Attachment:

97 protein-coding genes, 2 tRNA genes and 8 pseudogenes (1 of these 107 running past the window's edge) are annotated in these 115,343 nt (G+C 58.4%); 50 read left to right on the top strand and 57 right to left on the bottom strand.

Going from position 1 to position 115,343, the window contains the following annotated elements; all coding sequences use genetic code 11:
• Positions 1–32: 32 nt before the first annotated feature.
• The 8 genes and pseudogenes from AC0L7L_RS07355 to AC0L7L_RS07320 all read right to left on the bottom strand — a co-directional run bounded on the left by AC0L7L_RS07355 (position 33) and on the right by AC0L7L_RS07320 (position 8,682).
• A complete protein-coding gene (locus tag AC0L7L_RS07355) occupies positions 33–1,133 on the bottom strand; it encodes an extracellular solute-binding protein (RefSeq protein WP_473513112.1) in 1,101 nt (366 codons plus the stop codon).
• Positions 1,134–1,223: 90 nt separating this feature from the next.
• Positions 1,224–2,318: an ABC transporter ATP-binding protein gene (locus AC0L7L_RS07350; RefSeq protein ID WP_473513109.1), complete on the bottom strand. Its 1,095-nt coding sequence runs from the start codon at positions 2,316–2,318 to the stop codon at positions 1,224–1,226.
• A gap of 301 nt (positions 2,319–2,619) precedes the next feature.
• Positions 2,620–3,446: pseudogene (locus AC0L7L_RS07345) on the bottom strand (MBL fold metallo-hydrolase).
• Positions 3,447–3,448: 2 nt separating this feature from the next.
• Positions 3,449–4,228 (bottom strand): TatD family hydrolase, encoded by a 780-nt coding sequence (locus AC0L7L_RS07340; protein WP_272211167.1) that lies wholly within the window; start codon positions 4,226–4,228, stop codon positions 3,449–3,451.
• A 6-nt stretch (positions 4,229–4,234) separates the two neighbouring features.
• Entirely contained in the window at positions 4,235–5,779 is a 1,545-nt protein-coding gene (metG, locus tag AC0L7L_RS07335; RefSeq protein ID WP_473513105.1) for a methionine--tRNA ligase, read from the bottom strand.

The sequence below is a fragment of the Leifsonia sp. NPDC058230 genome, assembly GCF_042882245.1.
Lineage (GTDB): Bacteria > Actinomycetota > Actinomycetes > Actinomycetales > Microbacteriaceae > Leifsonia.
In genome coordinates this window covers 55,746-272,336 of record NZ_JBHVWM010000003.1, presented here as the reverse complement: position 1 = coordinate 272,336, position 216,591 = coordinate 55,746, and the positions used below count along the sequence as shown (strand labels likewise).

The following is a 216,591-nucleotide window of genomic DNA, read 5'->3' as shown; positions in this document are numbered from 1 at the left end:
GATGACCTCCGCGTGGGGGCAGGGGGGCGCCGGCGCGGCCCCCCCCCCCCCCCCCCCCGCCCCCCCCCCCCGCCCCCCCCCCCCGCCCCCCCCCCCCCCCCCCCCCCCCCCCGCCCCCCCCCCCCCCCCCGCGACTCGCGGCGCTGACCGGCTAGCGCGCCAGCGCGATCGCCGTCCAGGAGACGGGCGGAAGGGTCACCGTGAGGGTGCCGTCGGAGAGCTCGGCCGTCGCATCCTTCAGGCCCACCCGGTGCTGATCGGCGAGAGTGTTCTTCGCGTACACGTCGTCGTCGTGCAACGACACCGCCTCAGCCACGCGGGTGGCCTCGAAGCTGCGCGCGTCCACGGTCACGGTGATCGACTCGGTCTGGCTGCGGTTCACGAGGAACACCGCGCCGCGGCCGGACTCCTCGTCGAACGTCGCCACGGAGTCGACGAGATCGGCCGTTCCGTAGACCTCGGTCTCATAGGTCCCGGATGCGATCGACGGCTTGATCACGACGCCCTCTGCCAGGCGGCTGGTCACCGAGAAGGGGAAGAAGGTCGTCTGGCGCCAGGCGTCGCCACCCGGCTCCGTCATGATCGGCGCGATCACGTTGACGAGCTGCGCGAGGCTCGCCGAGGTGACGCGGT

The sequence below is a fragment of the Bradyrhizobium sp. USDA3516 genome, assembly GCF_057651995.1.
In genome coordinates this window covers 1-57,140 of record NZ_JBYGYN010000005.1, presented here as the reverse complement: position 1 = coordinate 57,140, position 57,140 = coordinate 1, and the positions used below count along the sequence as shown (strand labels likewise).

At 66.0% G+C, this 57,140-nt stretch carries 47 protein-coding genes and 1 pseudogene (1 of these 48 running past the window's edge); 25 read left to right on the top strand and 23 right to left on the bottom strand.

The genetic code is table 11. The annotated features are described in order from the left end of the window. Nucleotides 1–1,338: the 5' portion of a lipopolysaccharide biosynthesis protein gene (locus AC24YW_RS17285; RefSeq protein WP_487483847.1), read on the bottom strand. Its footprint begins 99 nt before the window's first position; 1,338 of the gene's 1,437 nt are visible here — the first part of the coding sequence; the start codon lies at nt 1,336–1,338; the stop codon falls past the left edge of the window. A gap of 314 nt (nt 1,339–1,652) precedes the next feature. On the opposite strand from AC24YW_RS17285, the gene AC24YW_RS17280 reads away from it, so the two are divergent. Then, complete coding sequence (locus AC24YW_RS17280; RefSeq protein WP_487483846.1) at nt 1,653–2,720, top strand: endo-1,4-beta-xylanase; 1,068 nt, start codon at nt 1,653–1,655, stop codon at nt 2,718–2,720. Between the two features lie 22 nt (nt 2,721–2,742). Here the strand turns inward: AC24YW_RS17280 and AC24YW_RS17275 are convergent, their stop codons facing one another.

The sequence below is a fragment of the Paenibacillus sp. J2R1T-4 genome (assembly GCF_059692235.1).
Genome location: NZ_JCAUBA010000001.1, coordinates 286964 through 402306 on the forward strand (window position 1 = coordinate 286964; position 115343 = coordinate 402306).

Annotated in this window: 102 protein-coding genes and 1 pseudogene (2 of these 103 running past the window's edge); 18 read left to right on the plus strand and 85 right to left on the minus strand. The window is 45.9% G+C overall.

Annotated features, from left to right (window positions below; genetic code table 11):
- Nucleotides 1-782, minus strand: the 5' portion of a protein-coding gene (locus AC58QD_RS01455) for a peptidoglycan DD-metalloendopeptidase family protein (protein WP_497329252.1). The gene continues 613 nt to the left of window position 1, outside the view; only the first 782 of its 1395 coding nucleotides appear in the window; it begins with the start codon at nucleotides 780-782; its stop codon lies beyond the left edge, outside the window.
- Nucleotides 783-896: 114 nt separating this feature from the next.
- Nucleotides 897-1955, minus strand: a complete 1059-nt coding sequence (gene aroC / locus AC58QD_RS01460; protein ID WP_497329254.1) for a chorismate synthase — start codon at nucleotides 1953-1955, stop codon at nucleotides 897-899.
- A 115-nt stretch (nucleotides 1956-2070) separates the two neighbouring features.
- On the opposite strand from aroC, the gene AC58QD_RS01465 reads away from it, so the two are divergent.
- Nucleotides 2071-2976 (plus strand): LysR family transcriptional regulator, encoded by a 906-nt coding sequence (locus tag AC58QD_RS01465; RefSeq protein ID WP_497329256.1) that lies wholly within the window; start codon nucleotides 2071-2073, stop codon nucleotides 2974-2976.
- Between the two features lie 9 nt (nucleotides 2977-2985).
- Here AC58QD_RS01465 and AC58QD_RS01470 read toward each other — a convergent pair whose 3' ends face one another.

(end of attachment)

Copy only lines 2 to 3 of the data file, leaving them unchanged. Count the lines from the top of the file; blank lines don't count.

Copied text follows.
Going from position 1 to position 115,343, the window contains the following annotated elements; all coding sequences use genetic code 11:
• Positions 1–32: 32 nt before the first annotated feature.